In recent years, federal student loans have offered lower interest rates than private alternatives — but that may no longer be true for some borrowers. Currently, private student loans for undergraduates have interest rates from 3.85% to 15.9%, according to a May 2024 NerdWallet analysis.

“More than ever, we are really encouraging our families to be good consumers,” says Stacey MacPhetres, senior director of education finance at EdAssist by Bright Horizons.

Shop around for private student loans and compare interest rates like you would for a mortgage, MacPhetres adds.

To qualify for the lowest rates on private student loans, borrowers must have a high credit score. Many students will need a parent or co-signer with excellent credit to co-sign the loan and accept equal legal responsibility for repaying it.

Federal student loans don’t allow co-signers, and only federal PLUS loans require a credit check. Other federal student loan borrower protections not typically offered by private lenders include:

Repayment plans that cap monthly bills at a certain percentage of your income, such as the new SAVE repayment plan.  Extended payment pauses, like a student loan deferment or forbearance, for financial hardships. (Private loan forbearances are generally shorter and more difficult to qualify for.)  Loan forgiveness programs, like Public Service Loan Forgiveness (PSLF).  Loan discharges for borrowers whose school closed or defrauded them. 

As a general guideline, borrowers should prioritize federal student loans. If they still have remaining costs, private student loans are a good option to fill in the gaps.

But when it comes to PLUS loans, private alternatives may be a better choice this year if you can qualify for a lower interest rate. PLUS loans don’t offer the same robust protections and flexible repayment options as other types of federal student loans, and they have a 4.228% origination fee that most private lenders don’t require.

Submit the FAFSA and free up cash flow to minimize borrowing

Evaluate your family’s capacity to pay out of pocket or consider using some savings or investments to cover education bills this year, MacPhetres says. “We’re really trying to encourage everybody to exhaust all of their other options before borrowing at all, which includes federal student loans.”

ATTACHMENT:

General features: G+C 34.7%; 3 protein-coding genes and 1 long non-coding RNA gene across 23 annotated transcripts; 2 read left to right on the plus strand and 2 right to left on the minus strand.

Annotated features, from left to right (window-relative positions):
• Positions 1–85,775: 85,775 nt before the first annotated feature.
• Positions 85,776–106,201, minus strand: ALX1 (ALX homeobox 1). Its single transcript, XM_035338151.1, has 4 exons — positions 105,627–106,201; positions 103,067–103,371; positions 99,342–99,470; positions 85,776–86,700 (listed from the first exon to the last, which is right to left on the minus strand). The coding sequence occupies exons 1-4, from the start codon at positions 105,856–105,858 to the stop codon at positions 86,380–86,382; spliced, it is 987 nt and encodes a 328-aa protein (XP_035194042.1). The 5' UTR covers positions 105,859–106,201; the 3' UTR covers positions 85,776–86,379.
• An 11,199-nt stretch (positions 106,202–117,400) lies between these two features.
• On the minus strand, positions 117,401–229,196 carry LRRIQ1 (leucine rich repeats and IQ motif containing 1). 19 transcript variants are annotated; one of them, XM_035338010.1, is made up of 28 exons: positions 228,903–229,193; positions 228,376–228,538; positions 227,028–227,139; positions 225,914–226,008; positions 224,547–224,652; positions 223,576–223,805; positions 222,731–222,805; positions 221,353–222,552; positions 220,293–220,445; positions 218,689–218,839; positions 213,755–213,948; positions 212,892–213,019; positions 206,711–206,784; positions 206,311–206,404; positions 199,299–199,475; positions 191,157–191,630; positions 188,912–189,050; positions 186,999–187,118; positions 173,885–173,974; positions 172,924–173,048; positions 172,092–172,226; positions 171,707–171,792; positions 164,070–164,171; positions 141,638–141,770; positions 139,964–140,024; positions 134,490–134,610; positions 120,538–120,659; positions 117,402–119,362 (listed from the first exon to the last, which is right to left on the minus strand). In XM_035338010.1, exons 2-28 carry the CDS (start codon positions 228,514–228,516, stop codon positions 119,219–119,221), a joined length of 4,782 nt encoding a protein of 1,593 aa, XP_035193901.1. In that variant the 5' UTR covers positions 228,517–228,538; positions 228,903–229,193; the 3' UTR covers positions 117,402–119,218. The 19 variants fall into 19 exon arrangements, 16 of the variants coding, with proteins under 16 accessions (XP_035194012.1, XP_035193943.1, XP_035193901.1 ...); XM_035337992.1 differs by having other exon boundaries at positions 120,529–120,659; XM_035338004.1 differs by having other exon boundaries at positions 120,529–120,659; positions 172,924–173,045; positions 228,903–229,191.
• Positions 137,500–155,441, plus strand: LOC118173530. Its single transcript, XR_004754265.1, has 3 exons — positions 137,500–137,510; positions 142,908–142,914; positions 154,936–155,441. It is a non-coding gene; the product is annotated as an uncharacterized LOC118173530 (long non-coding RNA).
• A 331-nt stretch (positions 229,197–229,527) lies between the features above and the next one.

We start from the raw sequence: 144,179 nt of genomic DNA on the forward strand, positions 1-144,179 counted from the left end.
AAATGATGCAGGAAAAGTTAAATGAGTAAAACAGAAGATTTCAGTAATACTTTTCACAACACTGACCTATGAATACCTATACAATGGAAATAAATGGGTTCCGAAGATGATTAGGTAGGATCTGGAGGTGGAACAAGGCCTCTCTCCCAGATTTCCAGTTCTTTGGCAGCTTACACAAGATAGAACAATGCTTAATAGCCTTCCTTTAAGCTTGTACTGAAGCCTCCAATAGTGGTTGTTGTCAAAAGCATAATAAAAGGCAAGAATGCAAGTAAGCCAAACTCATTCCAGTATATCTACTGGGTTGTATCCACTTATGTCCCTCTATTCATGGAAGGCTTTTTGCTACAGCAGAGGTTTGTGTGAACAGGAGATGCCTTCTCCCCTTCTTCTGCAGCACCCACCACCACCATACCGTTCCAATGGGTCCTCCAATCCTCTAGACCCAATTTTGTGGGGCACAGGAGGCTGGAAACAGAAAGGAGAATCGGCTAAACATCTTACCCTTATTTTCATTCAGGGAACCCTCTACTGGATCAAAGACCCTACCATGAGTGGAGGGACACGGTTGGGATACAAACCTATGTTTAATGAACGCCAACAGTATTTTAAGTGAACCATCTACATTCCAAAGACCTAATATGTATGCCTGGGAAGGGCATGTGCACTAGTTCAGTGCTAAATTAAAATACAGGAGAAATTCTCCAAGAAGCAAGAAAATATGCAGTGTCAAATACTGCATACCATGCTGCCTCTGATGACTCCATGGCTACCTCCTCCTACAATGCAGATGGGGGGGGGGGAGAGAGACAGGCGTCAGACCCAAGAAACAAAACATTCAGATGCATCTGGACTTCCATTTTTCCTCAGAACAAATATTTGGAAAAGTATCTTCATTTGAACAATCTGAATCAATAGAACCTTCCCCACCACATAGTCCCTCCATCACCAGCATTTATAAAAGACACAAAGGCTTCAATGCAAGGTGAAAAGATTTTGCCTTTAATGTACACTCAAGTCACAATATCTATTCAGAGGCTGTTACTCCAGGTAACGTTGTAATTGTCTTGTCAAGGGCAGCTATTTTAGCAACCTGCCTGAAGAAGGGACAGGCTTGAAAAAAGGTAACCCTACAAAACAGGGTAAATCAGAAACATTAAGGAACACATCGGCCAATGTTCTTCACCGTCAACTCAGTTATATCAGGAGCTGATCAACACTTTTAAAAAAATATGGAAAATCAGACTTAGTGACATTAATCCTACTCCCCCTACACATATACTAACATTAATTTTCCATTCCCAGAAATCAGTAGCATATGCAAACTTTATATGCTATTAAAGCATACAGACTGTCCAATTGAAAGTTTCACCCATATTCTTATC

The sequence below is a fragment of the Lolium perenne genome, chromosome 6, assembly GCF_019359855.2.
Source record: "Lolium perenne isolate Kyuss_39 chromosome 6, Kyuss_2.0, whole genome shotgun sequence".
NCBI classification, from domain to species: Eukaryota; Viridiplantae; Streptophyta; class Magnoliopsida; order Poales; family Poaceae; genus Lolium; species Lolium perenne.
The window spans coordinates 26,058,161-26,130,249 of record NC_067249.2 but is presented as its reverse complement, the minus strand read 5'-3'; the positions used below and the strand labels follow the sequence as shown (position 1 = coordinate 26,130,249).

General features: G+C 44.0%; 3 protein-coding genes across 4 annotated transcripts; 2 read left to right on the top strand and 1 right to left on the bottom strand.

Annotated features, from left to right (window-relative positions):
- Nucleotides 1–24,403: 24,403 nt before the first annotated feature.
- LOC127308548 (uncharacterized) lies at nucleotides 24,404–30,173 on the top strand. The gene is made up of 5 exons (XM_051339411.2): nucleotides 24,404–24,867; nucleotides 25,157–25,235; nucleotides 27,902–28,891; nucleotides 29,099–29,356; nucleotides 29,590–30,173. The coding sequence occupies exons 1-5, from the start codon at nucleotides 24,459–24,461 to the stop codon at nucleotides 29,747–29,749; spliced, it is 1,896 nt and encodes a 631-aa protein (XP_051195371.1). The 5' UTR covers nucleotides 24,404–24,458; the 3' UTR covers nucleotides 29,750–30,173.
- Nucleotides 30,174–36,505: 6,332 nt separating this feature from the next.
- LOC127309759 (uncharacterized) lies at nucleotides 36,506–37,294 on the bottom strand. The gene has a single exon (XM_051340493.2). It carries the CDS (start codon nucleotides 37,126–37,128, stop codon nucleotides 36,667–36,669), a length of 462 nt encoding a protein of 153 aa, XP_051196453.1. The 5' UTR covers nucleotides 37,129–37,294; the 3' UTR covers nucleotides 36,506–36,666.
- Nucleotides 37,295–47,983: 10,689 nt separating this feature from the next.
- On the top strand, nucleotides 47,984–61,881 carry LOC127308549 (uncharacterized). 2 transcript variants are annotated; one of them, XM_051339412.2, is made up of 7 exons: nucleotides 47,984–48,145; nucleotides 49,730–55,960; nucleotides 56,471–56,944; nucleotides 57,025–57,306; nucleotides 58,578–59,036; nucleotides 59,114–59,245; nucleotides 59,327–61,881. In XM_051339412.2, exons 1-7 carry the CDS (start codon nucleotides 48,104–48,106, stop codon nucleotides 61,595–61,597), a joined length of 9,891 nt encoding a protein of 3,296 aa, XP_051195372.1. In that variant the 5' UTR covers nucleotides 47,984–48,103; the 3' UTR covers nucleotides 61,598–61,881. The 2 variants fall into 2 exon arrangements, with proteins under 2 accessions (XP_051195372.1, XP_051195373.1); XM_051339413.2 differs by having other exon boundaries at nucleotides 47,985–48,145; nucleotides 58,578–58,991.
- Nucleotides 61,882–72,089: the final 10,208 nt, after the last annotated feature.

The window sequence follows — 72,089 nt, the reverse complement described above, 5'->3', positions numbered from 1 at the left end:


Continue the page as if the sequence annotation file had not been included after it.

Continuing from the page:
You can also minimize your total college debt and interest payments by leaning on funding sources you won’t have to repay, like scholarships, grants and work-study. You must submit the FAFSA for each year you’ll be in school to qualify for most grants and work-study. That includes the federal need-based Pell Grant, which can give you up to $7,395 per year in free money to pay for college. Many scholarships require applicants to submit the FAFSA. You also need to submit the form to be eligible for federal student loans.

The Free Application for Federal Student Aid is open until June 30, 2025, for the 2024-25 school year, but you should fill it out as soon as possible to increase your chances of getting more money — some types of aid draw from limited pools and can run out.

Another strategy to reduce borrowing: See where you or your child can trim college costs in the first place.

“Your student doesn't have to live in the best residence facility right now ... or maybe they don't need the 21-meal plan if they have never eaten breakfast in their lives,” MacPhetres says. “Little things that you might not think would have a significant impact can certainly help in trying to reduce your overall spending.”